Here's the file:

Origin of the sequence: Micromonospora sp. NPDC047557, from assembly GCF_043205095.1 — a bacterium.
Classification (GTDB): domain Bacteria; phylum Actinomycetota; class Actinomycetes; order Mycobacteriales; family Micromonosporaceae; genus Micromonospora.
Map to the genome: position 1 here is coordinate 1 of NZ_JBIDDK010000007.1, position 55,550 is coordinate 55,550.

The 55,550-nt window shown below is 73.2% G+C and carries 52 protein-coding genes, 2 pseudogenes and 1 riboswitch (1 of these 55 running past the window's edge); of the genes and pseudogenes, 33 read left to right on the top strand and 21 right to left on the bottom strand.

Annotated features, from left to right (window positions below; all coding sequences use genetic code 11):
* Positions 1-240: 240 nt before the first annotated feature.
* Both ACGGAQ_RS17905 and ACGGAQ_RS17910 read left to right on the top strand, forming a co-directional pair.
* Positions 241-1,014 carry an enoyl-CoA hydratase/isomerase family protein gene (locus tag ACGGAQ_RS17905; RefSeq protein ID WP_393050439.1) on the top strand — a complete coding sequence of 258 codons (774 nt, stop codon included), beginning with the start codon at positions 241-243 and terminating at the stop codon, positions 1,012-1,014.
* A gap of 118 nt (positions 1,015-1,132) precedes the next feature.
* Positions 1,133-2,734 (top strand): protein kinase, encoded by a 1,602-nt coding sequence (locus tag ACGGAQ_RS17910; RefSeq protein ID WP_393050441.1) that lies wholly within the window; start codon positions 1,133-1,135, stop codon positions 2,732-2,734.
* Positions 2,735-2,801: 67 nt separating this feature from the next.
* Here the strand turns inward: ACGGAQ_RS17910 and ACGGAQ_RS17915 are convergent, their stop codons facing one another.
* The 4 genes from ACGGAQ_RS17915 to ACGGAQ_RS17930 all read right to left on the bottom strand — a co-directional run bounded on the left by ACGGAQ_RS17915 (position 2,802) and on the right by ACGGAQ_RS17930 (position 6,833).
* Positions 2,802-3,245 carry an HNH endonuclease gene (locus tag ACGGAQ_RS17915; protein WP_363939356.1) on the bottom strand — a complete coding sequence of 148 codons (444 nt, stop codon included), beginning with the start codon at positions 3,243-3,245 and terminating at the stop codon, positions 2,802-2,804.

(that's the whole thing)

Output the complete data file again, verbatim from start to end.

Origin of the sequence: Micromonospora sp. NPDC047557, from assembly GCF_043205095.1 — a bacterium.
Classification (GTDB): domain Bacteria; phylum Actinomycetota; class Actinomycetes; order Mycobacteriales; family Micromonosporaceae; genus Micromonospora.
Map to the genome: position 1 here is coordinate 1 of NZ_JBIDDK010000007.1, position 55,550 is coordinate 55,550.

The 55,550-nt window shown below is 73.2% G+C and carries 52 protein-coding genes, 2 pseudogenes and 1 riboswitch (1 of these 55 running past the window's edge); of the genes and pseudogenes, 33 read left to right on the top strand and 21 right to left on the bottom strand.

Annotated features, from left to right (window positions below; all coding sequences use genetic code 11):
* Positions 1-240: 240 nt before the first annotated feature.
* Both ACGGAQ_RS17905 and ACGGAQ_RS17910 read left to right on the top strand, forming a co-directional pair.
* Positions 241-1,014 carry an enoyl-CoA hydratase/isomerase family protein gene (locus tag ACGGAQ_RS17905; RefSeq protein ID WP_393050439.1) on the top strand — a complete coding sequence of 258 codons (774 nt, stop codon included), beginning with the start codon at positions 241-243 and terminating at the stop codon, positions 1,012-1,014.
* A gap of 118 nt (positions 1,015-1,132) precedes the next feature.
* Positions 1,133-2,734 (top strand): protein kinase, encoded by a 1,602-nt coding sequence (locus tag ACGGAQ_RS17910; RefSeq protein ID WP_393050441.1) that lies wholly within the window; start codon positions 1,133-1,135, stop codon positions 2,732-2,734.
* Positions 2,735-2,801: 67 nt separating this feature from the next.
* Here the strand turns inward: ACGGAQ_RS17910 and ACGGAQ_RS17915 are convergent, their stop codons facing one another.
* The 4 genes from ACGGAQ_RS17915 to ACGGAQ_RS17930 all read right to left on the bottom strand — a co-directional run bounded on the left by ACGGAQ_RS17915 (position 2,802) and on the right by ACGGAQ_RS17930 (position 6,833).
* Positions 2,802-3,245 carry an HNH endonuclease gene (locus tag ACGGAQ_RS17915; protein WP_363939356.1) on the bottom strand — a complete coding sequence of 148 codons (444 nt, stop codon included), beginning with the start codon at positions 3,243-3,245 and terminating at the stop codon, positions 2,802-2,804.